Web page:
Nov 24, 2016 rated it liked it
Neo's class has been reading Charlie and the Chocolate Factory, which led us to watching both versions of the film. When he learned of this sequel, he wanted us to give it a try. Not one he highly recommends, but here is a slightly updated version of my original review:

After the hair-raising adventure that Charlie Bucket underwent in the opening novel, Dahl is ready to entertain young readers again. When last we spoke of Charlie, he was loading his entire family into the glass elevator from his
When I read this as a kid: 5 Stars
Reread as an adult: 2 Stars

Charlie and the Chocolate Factory is a classic. I enjoyed it as a kid and I enjoyed it as an adult when I reread it with my kids a few months ago. Next logical step was to reread the sequel to my kids which was another book that I had fond memories of from my childhood.

However, this book has not aged well . . .

Generally, I really enjoy Dahl’s work, but I may have found one that might be best left skipped. I guess the incoherent goofine
Mar 29, 2012 rated it did not like it
Shelves: juvenile-fiction
“Charlie and the Great Glass Elevator” picks up where “Charlie and the Chocolate Factory” left of, but if “’Charlie and the Chocolate Factory’ is Dahl at his best…” then “Charlie and the great Glass Elevator is Dahl at his worst. However, children will still love the silliness of it all.

The best way to describe “…the Great Glass Elevator” is clumsy and inane. The Big differences between “Chocolate Factory” and “…Glass Elevator” is that former is silly with a point and congruent within itself, an
Jason Koivu
May 19, 2012 rated it really liked it
Shelves: fiction
I just discovered Charlie and the Great Glass Elevator was written the year I was born. Apparently a lot of my favorite childhood kids' books were written that year. 1972 seemed to be the year of the fanciful, magical and/or pastoral, nature-oriented kids' book: Watership Down, All Creatures Great and Small, Tales of a Fourth Grade Nothing, Frog and Toad #2, Earthsea Cycle #3.

This might explain a few things about me...but then again it more likely has a whole lot more to say about where the Amer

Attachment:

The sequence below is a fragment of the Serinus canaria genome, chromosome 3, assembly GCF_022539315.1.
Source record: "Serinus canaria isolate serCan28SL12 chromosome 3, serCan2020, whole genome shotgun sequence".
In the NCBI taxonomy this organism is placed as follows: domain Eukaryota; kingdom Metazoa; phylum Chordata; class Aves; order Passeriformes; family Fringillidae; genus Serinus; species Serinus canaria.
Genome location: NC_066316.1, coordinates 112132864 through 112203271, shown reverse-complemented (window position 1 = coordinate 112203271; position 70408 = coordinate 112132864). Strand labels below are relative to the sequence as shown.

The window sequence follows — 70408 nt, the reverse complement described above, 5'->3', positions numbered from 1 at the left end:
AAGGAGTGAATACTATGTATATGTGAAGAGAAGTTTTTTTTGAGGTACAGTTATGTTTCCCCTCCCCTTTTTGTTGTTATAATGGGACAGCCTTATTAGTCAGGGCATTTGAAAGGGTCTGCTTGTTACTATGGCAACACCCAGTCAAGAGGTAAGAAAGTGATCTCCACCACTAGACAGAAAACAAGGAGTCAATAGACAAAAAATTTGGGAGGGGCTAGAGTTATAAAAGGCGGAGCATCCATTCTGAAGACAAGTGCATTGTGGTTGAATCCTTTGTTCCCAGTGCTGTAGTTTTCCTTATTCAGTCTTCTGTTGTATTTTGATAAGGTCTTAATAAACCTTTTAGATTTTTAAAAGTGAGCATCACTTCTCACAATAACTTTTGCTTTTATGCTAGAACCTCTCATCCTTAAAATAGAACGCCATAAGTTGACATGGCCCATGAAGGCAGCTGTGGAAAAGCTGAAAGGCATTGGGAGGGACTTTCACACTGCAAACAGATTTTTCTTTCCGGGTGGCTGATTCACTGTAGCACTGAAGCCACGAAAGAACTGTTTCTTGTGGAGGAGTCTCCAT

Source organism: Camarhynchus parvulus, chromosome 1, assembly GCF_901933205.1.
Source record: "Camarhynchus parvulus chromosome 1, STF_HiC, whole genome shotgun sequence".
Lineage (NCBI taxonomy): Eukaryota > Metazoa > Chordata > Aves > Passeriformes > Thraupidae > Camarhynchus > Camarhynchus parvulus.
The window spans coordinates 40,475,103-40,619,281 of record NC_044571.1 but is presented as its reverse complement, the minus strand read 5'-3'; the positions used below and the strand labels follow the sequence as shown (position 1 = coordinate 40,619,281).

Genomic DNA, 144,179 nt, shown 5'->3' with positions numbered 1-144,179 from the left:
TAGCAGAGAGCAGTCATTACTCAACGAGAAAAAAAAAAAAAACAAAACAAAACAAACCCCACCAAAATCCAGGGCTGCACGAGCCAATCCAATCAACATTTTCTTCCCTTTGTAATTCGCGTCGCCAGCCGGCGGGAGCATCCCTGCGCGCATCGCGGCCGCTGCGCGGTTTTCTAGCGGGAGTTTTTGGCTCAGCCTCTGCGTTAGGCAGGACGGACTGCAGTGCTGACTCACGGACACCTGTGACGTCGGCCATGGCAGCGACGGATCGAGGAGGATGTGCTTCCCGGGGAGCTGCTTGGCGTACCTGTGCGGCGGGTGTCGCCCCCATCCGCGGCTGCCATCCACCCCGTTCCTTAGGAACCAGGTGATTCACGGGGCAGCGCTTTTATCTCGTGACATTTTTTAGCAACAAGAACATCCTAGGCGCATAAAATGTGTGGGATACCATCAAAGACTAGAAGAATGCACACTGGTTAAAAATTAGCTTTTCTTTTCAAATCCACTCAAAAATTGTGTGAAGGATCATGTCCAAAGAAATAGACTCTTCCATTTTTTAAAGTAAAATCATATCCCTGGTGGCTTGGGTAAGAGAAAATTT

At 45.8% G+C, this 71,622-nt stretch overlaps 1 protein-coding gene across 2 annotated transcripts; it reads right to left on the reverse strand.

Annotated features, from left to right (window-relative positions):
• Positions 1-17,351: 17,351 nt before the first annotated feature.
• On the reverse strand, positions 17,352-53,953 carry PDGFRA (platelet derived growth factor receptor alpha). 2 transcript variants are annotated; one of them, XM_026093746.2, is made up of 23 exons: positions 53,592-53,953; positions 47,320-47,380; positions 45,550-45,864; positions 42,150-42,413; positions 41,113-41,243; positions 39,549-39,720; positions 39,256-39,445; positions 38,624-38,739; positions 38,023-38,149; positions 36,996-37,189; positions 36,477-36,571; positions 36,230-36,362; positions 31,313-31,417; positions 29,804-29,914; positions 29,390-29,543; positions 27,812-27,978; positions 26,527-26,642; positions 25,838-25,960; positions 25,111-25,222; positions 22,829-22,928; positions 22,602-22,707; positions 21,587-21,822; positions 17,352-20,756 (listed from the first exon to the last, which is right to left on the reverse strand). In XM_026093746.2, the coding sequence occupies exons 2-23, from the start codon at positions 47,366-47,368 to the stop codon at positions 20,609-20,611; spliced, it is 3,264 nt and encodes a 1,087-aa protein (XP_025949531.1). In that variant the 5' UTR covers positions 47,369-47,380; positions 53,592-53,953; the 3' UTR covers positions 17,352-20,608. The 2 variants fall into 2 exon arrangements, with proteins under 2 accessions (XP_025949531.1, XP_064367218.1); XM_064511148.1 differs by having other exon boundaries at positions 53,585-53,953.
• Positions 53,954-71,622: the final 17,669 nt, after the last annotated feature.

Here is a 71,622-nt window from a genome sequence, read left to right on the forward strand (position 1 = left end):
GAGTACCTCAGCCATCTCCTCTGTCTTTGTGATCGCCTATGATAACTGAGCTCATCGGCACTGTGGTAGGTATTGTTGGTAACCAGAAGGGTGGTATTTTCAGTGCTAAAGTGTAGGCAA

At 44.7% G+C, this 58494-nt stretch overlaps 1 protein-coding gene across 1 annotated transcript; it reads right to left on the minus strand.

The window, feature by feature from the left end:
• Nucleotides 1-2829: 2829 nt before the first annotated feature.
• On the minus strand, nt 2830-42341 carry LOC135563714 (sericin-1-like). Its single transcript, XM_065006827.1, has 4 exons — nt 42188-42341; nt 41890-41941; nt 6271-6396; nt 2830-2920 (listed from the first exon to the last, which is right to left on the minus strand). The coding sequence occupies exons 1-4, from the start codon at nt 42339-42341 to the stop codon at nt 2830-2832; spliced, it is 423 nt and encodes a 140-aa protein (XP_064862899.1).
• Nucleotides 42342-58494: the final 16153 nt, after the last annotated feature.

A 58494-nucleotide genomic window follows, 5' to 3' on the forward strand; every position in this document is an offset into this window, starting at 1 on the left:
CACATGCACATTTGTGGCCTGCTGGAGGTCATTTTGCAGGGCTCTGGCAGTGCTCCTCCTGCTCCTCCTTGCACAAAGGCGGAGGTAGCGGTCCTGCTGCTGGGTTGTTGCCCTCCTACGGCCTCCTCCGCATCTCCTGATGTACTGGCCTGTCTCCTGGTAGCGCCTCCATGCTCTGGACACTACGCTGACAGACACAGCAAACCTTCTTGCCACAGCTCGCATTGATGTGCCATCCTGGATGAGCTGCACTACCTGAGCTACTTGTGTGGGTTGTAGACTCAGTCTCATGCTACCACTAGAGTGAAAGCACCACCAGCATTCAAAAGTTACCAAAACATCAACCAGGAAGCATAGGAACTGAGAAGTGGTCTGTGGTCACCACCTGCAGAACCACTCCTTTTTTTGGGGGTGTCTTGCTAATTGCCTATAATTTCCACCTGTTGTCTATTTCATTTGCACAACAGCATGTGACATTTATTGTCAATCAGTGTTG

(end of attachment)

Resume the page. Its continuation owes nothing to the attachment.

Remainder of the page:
Joey Woolfardis
Unlike it's predecessor, Charlie and the Chocolate Factory, this book is probably a bit too far-fetched for it to grab the same amount of attention. It's an odd little book-it has some good moments and is written much in the same way as the first book-and his many others-but it definitely has it's faults.

Of-the-time-racism was probably the biggest one. It's difficult to critique something that was "okay" at the time of the book being published, but I can't help but think that perhaps that, along
Edgarr Alien Pooh
Jan 06, 2021 rated it liked it  ·  review of another edition
Shelves: kids
At the end of Charlie and the Chocolate Factory, we left Charlie and his family and Willy Wonka sky high in the Great Glass Elevator. Charlie had only just been informed that he had won the right to take over the factory, as his own, once Mr. Wonka retired in a few years.

So I was hoping for more adventures in the magical chocolate factory as Charlie was beginning to learn the ropes but that is not how this book pans out. This book takes a bizarre turn as the Glass Elevator is propelled too high
Mariah Roze
Mar 08, 2017 rated it liked it  ·  review of another edition
Recommended to Mariah Roze by: Matt
I am currently trying to read through all of Roald Dahl's books because growing up I loved the ones that I read. I originally read Charlie and the Chocolate factory when I was in middle school. I thought it was about time to finally read the second book.

Charlie and the Great Glass Elevator was a very interesting book. It was not what I expected (for the first half of the book) and I was very disappointed by that. I felt like this book was two short stories combined. More than half of the book ta
Nov 24, 2020 rated it really liked it
Shelves: fantasy, ya, 2020-shelf
Having always been a fan of Wonka, it occurred to me that I was a very, very bad man for never having read the sequel.

Was I slightly afraid? Maybe. I mean, the story was all kinds of perfect all by itself. Leaving in that great glass elevator was rather a perfect ending.